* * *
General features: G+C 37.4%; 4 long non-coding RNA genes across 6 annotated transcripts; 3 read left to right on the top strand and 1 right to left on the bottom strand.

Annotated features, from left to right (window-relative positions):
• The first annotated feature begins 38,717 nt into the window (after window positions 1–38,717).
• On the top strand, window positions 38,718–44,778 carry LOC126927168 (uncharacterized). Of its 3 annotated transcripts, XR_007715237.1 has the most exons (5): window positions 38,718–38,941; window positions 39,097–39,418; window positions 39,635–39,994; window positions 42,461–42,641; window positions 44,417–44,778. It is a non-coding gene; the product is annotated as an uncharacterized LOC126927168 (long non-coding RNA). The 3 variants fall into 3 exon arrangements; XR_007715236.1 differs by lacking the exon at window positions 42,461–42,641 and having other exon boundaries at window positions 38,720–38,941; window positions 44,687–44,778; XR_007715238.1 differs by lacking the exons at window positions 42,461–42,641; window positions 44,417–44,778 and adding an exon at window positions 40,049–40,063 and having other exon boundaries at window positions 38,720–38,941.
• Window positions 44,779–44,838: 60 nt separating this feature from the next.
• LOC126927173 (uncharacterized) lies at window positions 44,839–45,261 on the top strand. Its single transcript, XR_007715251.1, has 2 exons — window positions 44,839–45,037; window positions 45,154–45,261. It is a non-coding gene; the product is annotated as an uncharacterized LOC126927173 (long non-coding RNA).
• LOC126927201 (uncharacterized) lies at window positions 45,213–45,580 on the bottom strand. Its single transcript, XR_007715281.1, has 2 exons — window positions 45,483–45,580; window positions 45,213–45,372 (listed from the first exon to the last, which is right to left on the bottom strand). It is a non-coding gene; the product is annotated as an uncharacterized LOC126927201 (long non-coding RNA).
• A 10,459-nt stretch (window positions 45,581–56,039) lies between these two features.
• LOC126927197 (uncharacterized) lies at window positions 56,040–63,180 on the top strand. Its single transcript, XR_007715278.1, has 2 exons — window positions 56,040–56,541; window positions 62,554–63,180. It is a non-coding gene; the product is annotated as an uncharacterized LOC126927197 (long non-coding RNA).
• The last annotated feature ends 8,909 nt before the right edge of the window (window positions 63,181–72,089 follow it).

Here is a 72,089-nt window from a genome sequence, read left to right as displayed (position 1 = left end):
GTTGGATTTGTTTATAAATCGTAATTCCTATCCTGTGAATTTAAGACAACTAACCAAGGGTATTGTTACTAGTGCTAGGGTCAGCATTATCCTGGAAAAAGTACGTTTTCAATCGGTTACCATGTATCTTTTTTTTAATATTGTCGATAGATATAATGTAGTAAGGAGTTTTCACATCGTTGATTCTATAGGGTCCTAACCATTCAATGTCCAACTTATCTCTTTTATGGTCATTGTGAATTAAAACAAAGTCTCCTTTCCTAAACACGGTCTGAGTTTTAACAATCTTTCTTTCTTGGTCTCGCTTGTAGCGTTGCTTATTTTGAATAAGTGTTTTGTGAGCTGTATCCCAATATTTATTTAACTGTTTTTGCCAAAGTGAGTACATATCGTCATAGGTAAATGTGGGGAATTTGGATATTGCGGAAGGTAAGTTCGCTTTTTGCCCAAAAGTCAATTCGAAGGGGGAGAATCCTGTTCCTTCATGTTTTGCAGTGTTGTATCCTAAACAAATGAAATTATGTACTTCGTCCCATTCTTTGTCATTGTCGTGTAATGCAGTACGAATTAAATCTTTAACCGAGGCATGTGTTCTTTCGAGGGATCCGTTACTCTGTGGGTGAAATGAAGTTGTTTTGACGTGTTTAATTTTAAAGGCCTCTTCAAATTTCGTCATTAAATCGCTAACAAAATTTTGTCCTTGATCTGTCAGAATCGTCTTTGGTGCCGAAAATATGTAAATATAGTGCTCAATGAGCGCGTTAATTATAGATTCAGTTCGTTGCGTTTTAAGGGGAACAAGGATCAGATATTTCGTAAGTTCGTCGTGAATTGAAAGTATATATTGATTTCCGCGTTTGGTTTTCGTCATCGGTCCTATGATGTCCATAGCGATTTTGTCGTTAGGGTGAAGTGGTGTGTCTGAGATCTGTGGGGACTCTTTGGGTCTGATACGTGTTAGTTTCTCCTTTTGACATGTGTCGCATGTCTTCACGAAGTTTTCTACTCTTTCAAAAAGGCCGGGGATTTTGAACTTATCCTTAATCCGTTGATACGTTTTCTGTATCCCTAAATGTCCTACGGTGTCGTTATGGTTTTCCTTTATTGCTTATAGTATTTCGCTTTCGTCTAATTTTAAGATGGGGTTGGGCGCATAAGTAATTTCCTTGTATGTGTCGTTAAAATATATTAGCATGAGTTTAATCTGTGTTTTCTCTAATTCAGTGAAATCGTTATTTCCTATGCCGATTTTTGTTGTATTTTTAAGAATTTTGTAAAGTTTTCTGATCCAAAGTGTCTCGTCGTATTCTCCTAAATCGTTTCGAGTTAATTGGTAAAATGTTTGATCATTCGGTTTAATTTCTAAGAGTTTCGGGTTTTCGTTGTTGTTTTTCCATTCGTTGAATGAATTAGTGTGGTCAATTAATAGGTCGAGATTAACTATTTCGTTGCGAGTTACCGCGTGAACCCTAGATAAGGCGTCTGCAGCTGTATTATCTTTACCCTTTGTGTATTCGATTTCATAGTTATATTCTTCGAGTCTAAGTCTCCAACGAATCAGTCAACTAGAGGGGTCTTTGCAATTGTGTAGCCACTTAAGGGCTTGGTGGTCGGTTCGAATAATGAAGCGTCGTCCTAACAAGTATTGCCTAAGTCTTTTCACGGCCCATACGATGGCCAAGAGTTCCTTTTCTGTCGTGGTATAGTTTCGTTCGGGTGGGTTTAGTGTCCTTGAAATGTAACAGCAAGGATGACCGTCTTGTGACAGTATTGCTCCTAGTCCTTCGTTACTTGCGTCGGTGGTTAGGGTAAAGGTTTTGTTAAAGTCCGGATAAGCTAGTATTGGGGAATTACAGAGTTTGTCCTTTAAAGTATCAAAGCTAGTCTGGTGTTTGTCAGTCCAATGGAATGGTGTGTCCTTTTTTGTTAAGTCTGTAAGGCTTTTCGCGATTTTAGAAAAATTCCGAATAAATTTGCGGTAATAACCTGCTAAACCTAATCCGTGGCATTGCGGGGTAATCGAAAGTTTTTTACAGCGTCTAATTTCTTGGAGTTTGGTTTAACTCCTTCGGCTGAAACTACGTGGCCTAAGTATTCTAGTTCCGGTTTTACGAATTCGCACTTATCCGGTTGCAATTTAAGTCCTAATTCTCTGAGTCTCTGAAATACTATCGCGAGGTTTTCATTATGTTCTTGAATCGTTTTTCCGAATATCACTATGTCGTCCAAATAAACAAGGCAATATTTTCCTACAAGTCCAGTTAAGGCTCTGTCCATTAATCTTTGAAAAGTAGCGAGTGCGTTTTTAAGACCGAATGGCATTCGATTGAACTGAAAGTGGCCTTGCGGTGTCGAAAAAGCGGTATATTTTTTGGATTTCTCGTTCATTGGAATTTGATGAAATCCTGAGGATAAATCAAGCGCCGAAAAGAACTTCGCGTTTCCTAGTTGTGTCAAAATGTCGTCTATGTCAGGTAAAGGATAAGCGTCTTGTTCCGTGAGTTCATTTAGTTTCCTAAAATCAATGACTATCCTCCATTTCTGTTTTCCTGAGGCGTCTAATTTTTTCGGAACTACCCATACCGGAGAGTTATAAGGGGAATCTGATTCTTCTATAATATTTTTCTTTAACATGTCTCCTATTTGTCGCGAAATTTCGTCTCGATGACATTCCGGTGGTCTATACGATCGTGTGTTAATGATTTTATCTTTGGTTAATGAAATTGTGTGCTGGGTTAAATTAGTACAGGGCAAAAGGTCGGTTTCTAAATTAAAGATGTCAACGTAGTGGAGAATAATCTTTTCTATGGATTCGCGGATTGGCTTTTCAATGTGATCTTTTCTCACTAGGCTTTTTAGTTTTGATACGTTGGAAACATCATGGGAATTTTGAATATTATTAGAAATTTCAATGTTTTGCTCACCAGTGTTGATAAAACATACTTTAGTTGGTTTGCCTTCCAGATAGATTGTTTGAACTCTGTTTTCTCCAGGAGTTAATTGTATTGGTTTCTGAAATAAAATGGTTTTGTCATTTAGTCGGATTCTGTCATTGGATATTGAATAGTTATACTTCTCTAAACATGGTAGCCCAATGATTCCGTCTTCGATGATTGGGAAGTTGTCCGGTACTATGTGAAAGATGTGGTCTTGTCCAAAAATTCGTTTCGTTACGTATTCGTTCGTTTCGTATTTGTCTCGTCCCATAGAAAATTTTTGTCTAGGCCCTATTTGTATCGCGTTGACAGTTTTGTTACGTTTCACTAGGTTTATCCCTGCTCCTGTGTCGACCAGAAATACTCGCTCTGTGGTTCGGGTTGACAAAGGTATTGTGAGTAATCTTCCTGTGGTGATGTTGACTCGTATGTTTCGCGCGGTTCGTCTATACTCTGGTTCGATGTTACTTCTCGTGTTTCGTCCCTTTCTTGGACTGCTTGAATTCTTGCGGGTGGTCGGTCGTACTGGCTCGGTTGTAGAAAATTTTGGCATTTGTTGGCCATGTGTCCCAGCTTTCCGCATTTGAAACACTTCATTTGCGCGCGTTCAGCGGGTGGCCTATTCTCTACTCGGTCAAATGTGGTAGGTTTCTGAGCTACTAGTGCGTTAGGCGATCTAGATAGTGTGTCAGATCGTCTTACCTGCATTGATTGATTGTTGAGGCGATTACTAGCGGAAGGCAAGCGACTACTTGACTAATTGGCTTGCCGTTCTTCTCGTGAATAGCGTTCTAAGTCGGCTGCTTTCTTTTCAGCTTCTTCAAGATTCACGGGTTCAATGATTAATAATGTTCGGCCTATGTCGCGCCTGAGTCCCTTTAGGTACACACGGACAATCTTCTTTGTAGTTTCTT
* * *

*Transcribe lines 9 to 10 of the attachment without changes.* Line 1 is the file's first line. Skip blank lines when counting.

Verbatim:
• LOC126927197 (uncharacterized) lies at window positions 56,040–63,180 on the top strand. Its single transcript, XR_007715278.1, has 2 exons — window positions 56,040–56,541; window positions 62,554–63,180. It is a non-coding gene; the product is annotated as an uncharacterized LOC126927197 (long non-coding RNA).
• The last annotated feature ends 8,909 nt before the right edge of the window (window positions 63,181–72,089 follow it).